Churchill, in comparison, whilst undoubtedly committed to the last, was perceived now as something of a dinosaur; increasingly out of touch with the technology and methods of modern warfare, despite his insistence that there was much that could be learned from the lessons of World War I.

At least that is how he is portrayed in Jonathan Teplitzky’s piece.

A stubborn, sometimes belligerent old man, he is portrayed wonderfully well by Brian Cox. Rarely without twin props of cigar and tumbler of Scotch in hand, he shuffles about from here to there, insistent upon being at the centre of everything and having a decisive say in all matters. It becomes increasingly clear, however, that owing to his age, this can no longer be the case. He is depicted as a proud man struggling to accept that he is nearing the time when perhaps he has outstayed his usefulness as a fully hands-on Prime Minister. Instead, with King George VI in agreement (James Purefoy), a new era is ushered in; an era of Winston Churchill ‘The Statesman’ – whether he likes it or not.

His long-suffering wife, Clementine (the excellent Miranda Richardson), is portrayed as a woman somewhat battle-hardened from a life duelling with an unshakeably headstrong husband. Theirs seems to be a union of respectful support and dependability above anything else.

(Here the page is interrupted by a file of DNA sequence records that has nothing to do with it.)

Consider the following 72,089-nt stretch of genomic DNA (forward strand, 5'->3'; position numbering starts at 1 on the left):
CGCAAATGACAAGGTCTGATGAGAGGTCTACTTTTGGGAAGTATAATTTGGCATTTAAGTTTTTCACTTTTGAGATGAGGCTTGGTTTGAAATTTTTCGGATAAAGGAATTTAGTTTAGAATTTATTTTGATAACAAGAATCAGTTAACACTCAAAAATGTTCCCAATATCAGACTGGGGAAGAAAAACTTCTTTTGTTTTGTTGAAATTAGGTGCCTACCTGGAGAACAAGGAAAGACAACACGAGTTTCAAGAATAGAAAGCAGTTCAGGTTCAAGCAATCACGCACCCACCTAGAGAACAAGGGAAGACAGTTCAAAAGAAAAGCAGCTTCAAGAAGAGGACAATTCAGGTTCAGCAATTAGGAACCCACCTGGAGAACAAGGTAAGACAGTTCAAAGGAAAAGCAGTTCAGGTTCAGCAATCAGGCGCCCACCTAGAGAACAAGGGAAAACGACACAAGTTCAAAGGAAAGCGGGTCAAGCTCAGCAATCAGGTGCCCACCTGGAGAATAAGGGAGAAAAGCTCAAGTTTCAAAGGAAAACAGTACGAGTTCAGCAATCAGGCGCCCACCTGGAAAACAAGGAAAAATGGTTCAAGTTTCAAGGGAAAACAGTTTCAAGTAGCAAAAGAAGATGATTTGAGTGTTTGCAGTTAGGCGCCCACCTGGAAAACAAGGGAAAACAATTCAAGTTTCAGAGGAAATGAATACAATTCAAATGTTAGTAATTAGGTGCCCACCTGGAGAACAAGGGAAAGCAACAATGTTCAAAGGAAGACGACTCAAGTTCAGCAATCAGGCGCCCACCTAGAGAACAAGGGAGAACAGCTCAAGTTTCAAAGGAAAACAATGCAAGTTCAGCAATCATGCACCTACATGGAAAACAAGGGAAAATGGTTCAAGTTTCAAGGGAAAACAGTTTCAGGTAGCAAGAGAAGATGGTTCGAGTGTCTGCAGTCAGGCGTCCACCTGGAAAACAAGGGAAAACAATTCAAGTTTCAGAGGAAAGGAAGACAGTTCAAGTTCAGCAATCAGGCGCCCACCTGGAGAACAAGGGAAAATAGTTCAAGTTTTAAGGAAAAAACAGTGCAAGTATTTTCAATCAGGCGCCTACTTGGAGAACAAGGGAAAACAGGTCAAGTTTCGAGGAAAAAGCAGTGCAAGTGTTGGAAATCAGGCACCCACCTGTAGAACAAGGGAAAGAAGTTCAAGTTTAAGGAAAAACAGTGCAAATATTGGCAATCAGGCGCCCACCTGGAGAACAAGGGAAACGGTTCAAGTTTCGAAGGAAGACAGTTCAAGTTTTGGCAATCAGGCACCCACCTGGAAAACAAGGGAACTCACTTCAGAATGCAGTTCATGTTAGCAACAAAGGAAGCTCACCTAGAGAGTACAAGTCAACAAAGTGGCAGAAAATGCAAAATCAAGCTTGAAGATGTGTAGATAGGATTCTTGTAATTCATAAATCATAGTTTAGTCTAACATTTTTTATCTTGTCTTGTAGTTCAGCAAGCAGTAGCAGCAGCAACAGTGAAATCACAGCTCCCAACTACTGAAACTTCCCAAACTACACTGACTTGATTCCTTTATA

Although Teplitzky’s film veers away from any temptation to depict the conflict itself, the heightened emotions and sense of trepidation of impending battle are brilliantly captured through the interplay between Churchill (Cox), Eisenhower (John Slattery) and Montgomery (Julian Wadham). We are left in no doubt of the sheer gravitas of the situation that confronts the three men, all of whom acknowledge – to varying degrees – a duty of care to minimise potential troop fatalities, whilst still appreciative of the need for strong, single-minded decision making for ‘the greater good’.

It’s visually a most seductive film that leans heavily on the use of sweeping vistas, some beautiful staged ‘stills’ and the use of striking silhouetted imagery. Certainly David Higgs has worked some magic here, conjuring  up some of the stand-out cinematography of the year to date.

Quite how historically accurate a portrayal of Winston Churchill this is, might well be open to debate, but it makes for an intriguing study of a much revered historical figure in a guise that perhaps won’t be entirely familiar to all.